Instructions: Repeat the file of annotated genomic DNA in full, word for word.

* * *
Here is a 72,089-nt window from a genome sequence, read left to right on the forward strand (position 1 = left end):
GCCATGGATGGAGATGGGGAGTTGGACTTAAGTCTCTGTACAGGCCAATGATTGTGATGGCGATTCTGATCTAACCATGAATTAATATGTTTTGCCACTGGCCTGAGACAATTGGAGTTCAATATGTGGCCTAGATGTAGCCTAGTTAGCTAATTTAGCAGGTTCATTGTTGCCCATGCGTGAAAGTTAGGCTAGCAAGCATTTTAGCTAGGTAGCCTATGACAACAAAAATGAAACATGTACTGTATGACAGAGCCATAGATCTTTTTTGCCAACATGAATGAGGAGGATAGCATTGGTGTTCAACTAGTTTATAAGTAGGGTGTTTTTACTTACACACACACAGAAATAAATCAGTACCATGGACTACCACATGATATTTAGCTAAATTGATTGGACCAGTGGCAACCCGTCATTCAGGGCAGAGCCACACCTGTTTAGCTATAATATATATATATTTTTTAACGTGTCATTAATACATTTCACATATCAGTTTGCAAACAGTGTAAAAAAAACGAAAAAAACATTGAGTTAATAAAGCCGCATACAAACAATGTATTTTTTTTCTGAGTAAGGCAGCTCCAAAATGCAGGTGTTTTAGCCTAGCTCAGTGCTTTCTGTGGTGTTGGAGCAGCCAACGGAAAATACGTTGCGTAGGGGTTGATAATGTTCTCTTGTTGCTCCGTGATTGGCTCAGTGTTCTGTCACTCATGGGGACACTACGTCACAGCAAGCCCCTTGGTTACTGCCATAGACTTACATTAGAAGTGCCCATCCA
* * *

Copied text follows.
Here is a 72,089-nt window from a genome sequence, read left to right on the forward strand (position 1 = left end):
GCCATGGATGGAGATGGGGAGTTGGACTTAAGTCTCTGTACAGGCCAATGATTGTGATGGCGATTCTGATCTAACCATGAATTAATATGTTTTGCCACTGGCCTGAGACAATTGGAGTTCAATATGTGGCCTAGATGTAGCCTAGTTAGCTAATTTAGCAGGTTCATTGTTGCCCATGCGTGAAAGTTAGGCTAGCAAGCATTTTAGCTAGGTAGCCTATGACAACAAAAATGAAACATGTACTGTATGACAGAGCCATAGATCTTTTTTGCCAACATGAATGAGGAGGATAGCATTGGTGTTCAACTAGTTTATAAGTAGGGTGTTTTTACTTACACACACACAGAAATAAATCAGTACCATGGACTACCACATGATATTTAGCTAAATTGATTGGACCAGTGGCAACCCGTCATTCAGGGCAGAGCCACACCTGTTTAGCTATAATATATATATATTTTTTAACGTGTCATTAATACATTTCACATATCAGTTTGCAAACAGTGTAAAAAAAACGAAAAAAACATTGAGTTAATAAAGCCGCATACAAACAATGTATTTTTTTTCTGAGTAAGGCAGCTCCAAAATGCAGGTGTTTTAGCCTAGCTCAGTGCTTTCTGTGGTGTTGGAGCAGCCAACGGAAAATACGTTGCGTAGGGGTTGATAATGTTCTCTTGTTGCTCCGTGATTGGCTCAGTGTTCTGTCACTCATGGGGACACTACGTCACAGCAAGCCCCTTGGTTACTGCCATAGACTTACATTAGAAGTGCCCATCCA